Paul Johnson | 16 Jan 2015 10:33am
West Wickham Pantomime Society has once again tempted us all, both young and less young, to savour their annual panto, this time, an adaptation of Sleeping Beauty. The sets, backdrops, costumes, sound and lighting are as high quality as that of a professional production. The Costume design team must have been sewing into the night to create these master pieces; in particular the glitzy costumes of Nurse Penny Cillin (Nursey) and that of the fabulously wicked Poison Ivy with its spider web and trailing ivy designs. By laying that groundwork, the audience can relax knowing to expect a quality performance.
The cast hold the audience’s attention throughout, with a mixture of cheery songs, easy jokes, shocks and adventure, while the crew play their part with seamless scene changes, varying light projections, (even if a little blurry sometimes), and timely, dramatic sound effects. A special plaudit for band leader and keyboard player, Brian Read, who bounces the show along, sometimes using a score, but mostly without, and, well, making it up as he goes along, which just adds to the amusement.
The hilarious comedy duo, Nursey and Sniffles, played by Tony Dunne and David Warsop respectively, own the stage with aplomb, (and probably experience of playing similar parts every year – they were too natural to be panto virgins!). They undoubtedly overshadow their baddie opposites, Duck and Dive, in their acting, comic timing and singing. Dunne expertly handles some audience giggling, adding to the panto style, and showing his professionalism. Fortunately, the baddie team is strengthened by a bewitching Poison Ivy; Jessica Talmage’s striking performance scares the kids with every wicked stare, flick of her pointy fingers and commanding evil strides.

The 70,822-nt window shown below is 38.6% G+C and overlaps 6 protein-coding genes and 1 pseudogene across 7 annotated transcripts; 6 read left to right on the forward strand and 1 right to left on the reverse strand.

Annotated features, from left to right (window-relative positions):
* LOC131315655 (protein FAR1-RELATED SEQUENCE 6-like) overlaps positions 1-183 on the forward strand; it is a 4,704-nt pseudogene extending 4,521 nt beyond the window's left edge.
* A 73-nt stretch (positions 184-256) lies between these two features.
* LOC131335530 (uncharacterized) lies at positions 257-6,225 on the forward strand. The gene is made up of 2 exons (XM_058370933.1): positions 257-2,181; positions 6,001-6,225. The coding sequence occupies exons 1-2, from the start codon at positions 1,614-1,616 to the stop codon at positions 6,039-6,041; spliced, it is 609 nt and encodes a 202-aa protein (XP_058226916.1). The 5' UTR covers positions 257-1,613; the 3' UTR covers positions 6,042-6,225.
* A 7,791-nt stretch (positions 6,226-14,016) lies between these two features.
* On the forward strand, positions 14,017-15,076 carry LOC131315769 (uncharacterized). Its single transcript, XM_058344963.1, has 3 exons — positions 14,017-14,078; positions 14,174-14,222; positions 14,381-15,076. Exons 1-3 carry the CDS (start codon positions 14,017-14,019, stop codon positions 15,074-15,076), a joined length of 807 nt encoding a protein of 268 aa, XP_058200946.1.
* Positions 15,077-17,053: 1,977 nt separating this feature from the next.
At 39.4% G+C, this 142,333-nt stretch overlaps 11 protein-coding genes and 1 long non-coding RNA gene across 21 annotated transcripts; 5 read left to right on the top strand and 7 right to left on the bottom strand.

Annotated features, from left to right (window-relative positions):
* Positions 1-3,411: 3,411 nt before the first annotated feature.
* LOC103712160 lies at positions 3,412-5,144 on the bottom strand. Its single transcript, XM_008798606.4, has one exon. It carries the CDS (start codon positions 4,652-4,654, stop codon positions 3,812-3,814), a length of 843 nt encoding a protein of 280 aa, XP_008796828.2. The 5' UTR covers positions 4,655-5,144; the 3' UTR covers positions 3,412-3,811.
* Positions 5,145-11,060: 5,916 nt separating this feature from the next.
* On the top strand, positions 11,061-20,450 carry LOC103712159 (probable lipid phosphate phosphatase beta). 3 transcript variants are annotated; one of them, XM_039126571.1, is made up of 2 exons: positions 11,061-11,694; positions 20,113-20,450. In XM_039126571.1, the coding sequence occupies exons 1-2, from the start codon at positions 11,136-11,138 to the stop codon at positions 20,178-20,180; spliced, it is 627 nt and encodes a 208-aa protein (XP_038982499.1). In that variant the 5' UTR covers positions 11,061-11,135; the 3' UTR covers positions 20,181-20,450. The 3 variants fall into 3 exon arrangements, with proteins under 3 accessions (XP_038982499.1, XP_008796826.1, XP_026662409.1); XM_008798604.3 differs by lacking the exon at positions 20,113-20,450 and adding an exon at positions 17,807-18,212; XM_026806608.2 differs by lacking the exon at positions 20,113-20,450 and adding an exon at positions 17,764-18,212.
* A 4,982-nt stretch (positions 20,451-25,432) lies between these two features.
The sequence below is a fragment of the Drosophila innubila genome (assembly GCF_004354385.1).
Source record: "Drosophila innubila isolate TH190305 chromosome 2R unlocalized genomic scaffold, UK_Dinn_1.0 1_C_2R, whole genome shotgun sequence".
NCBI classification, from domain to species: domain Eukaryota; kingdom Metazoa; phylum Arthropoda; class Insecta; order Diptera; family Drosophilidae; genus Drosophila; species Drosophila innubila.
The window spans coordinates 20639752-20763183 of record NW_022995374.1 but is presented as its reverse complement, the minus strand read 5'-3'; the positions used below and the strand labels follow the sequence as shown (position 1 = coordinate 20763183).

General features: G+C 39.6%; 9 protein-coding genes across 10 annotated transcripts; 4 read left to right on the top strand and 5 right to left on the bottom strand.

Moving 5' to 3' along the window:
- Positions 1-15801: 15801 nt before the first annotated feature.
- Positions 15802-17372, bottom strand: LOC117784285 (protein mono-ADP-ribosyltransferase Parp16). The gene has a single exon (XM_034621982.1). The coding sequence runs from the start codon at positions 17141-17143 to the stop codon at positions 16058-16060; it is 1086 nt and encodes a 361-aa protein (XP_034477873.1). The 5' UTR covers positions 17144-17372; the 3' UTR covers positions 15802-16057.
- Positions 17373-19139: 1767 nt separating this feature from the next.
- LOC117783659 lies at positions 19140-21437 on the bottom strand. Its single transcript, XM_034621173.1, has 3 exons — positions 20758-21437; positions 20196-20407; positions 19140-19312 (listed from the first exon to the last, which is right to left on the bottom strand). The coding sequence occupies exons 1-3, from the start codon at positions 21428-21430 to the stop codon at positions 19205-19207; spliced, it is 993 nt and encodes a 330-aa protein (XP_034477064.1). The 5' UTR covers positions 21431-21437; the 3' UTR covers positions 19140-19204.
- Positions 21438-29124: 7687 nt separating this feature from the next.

An outstanding dance by the children as menacing spiders adds to her evil. The young dancers have clearly put in a lot of work and the result is rewarding.
The show also benefits from a talented supporting cast, such as Vicky Kalber, who appears in two guises (Mario & Sous Chef), and performs them both brilliantly; she is well deserving of a lead role.
Prince Charming (Phil Burns) and Princess Aurora (Olivia Morris) perform well, only a little impassively on occasion. Their dance is highly entertaining, particularly some nifty footwork by Burns. Morris shines in her solo, beautifully singing a very difficult song; along with a duet from the King and Queen, these strong performances make up for sometimes flat and tuneless songs in other places.
It doesn’t give too much away to tell you there is an audience participation element, with the popular Time Warp; only it had to be mentioned as it is a great song to get everyone up and dancing, but led by the baddies, it leads to confusion as the actors ‘jump to the (stage) left’ when they really ought to jump to the audience’s left. The decision/mistake would be easy to change/correct, and really only leaves the audience awkward amongst strangers and bashing each other. It also drags on a bit and the poor kids are tired by this point, wriggling in their seats, and really wanting it all to be over. The reprise is unnecessary.
With the fabulous costumes and a committed amateur cast who obviously enjoy themselves onstage immensely, this is a panto worth seeing.
At £8 a ticket, and a gem of a local theatre venue, the West Wickham Pantomime Society has done themselves proud. An altogether good fun, easy-watching pantomime.
- : user
- : 09/01/2015